July 20, 2016
The world is a big place and in the smallest parts you can find passion like no other; a passion for the sport of boxing, but also a passion for fighting. Jennifer Chieng has unbelievable passion, undeniable drive, and with the combination of both she has earned her spot to fight in this year’s Olympics, taking place in Rio de Janeiro. Along with this great accomplishment comes the honor of representing her family’s native country and islands of Micronesia. Chieng is very excited to be granted this privilege.
“I’m the first in my country’s history to represent women’s boxing in the Olympics,” Chieng said.
“Micronesia is near Japan and the Philippines, located in the South Pacific region. It’s a very small island nation. My mother is from the Philippines and my father is Micronesian. There really isn’t any boxing program out there which is why I started late. My country is small so I know what I’m up against. I can promise that I’ll do my best. I have a never give up attitude. The competition is going to be tough because it’s the Olympics but I’m ready for it. I am very thankful for this great opportunity.”
Chieng has a decorated amateur background, having won the 2015 Pacific Games (Gold Medalist) and the 2015 NY Daily News Golden Gloves. Chieng is also a 2015 USA National Silver Medalist, 2014 Metro Champion, and 2012-2013 WPAL Champion. Chieng, who is trained by the legendary Cat Taylor and former WBO super featherweight champion Joan Guzman, spars regularly with female world boxing champions Ronica Jeffery and Alicia Ashley. Chieng trains almost every day at the world famous and historical Gleason’s Boxing Gym.
“Everyone has been tremendous with helping me to prepare for this opportunity of a lifetime,” Chieng said.
“I really love the sport of boxing. For the short amount of time I’ve been in this sport I’ve learned so much. I soak in as much as possible. There are things I still need to learn. There is always something new to learn, there’s never a dull moment. Repetition is key and important because there are many scenarios that can take place during a fight so I need to be prepared for anything. I invest as much time as I can to get better in all areas. I love to challenge myself. Each time I step in the ring I learn something different.”
Chieng, who was born in Maryland, lived in Virginia for a few years, and then moved with her family to Hawaii. In high school Chieng had a desire to try out for the wrestling team. An injury caused from a surfing accident prevented her to go forward in that sport. Her love for fighting continued and led her to boxing.
“I wanted to try out for the wrestling team but I got an injury from surfing,” Chieng said.
“By the time I healed I was a senior in high school and preparing to graduate. The timing wasn’t right for me but after receiving the injury I decided to go into boxing. I moved back to the east coast, attended college in upstate New York, and continued from there. I didn’t start fully training until after college. At first it began as a hobby but then it became a passion.”
Chieng’s love for boxing has also stretched over to mixed-martial arts. Chieng sees a great opportunity in joining the professional ranks of mixed-martial arts after completing the Olympics.
“I want to get into professional mixed martial arts after the Olympics,” Chieng said, “there’s more opportunity for women in MMA than in boxing.”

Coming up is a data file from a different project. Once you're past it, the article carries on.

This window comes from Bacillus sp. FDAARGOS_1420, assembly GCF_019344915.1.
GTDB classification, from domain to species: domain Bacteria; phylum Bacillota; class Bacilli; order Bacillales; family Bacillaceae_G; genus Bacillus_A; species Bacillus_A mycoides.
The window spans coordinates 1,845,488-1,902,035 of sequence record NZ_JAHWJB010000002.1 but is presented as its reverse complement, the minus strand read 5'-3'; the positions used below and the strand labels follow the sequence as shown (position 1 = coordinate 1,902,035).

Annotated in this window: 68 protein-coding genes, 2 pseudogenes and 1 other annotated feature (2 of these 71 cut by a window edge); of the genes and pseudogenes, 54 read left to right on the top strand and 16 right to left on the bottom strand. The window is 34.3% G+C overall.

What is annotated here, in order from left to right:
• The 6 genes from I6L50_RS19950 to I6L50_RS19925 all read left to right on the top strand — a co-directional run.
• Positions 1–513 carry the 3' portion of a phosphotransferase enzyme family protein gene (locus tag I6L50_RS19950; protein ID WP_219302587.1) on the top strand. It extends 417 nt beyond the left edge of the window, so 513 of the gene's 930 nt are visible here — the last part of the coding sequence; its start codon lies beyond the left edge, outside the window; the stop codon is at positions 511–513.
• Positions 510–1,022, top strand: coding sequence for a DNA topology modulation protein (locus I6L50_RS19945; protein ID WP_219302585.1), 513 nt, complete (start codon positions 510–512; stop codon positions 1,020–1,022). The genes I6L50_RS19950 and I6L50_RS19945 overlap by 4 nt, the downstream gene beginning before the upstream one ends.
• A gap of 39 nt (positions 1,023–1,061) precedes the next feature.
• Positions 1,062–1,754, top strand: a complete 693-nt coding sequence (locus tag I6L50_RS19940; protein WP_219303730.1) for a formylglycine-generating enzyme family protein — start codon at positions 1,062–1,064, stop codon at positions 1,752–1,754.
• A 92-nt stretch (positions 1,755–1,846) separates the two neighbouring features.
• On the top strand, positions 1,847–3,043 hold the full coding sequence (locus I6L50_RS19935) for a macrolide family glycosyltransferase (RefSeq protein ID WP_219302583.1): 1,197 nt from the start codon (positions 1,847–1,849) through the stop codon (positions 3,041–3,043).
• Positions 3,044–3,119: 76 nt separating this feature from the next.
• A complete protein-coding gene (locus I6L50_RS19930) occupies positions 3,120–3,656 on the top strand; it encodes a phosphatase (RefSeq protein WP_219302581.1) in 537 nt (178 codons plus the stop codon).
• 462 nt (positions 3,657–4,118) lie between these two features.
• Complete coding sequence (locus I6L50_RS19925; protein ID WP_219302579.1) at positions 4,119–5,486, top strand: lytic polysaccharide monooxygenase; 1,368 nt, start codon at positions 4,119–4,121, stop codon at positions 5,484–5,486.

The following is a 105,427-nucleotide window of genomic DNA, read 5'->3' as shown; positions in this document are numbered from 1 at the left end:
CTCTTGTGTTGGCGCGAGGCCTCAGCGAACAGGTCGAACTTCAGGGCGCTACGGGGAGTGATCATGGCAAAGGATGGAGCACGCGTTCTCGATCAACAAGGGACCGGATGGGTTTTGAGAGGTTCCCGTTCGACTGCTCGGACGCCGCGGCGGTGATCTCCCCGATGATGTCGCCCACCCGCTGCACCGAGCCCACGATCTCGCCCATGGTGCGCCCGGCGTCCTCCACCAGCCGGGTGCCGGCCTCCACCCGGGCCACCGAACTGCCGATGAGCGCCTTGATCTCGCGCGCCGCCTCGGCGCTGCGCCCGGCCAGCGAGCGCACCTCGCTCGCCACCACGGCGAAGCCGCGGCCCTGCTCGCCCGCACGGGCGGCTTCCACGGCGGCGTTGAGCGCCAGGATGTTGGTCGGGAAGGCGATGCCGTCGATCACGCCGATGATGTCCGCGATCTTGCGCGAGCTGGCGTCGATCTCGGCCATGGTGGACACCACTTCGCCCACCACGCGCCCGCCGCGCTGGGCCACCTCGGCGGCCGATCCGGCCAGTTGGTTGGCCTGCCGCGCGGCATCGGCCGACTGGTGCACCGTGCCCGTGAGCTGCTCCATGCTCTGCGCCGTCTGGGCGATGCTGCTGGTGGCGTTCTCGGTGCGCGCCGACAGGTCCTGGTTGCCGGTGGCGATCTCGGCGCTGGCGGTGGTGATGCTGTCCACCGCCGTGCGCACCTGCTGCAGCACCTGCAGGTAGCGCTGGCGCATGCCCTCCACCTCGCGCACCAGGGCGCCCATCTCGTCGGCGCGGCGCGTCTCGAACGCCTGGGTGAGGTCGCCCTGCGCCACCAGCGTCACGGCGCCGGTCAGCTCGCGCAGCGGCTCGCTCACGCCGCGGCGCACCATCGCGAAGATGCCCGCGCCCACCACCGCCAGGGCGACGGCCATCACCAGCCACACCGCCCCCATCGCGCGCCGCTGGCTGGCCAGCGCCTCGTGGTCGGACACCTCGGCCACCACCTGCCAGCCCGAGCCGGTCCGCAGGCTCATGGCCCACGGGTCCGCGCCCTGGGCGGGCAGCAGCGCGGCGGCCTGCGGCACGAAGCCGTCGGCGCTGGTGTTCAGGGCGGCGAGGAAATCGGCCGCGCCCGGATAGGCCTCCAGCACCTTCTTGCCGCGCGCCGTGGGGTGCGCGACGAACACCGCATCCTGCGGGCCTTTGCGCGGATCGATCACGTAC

“I really love fighting. I like to kick people. I’m getting better in Jiu Jitsu and Muay Thai boxing. If there were more opportunities in women’s boxing I would love to go pro because boxing is my first love.”
Chieng juggles everyday life of being a fulltime mother, working fulltime, and still trying to be a fulltime fighter. Chiengs’s dedication and commitment are her main driving forces to push on.
“In 2011 I had my son,” Chieng said, “and now I’m a fulltime mom and still trying to be a fulltime fighter.”
“It’s not easy but I make it work for me. Everyone has their own personal things that they deal with on a daily basis. I just focus on what I need to do that will benefit me. I work hard, I push myself. I’m no different from anyone else.
Chieng, whose country Micronesia won a wildcard spot for this year’s Olympics, will be fighting at 132 pounds. In her qualifying match she fought at 112 pounds. Fighting with an extra twenty pounds is something that she’s working hard to be successful at.
“There are only twelve spots in each division,” Chieng said, “in the women’s Olympics there are only three weight classes: 112 pounds, 132 pounds, and 165 pounds.”
“In the last qualifier I fought at 112 pounds in China. “The committee from Micronesia and the Olympic committee were in discussions about the wildcard spot. The president of the Olympic committee of Micronesia contacted me and informed that I was chosen to represent the country in this year’s Olympics. For an opportunity like this I will make the weight and do my best. I can only do my best. I’m not just fighting for my friends and family; I’m fighting with an entire country behind me. This is a supreme honor and I cannot wait.”
Chieng is battle tested, has the support of many, and will be making history as the first woman to fight in the Olympics from where her family and ancestors originate. Chieng will undoubtedly step in the ring with extreme pride and a deep sense of culture. A quiet storm is in the midst and its set to land in Rio. Stay tuned!!!
To support Chieng on her journey to the 2016 Rio Olympics you can follow her on:
- Instagram: @jennchieng
- Facebook: @Jennifer Chieng
- Twitter: @JenniferDChieng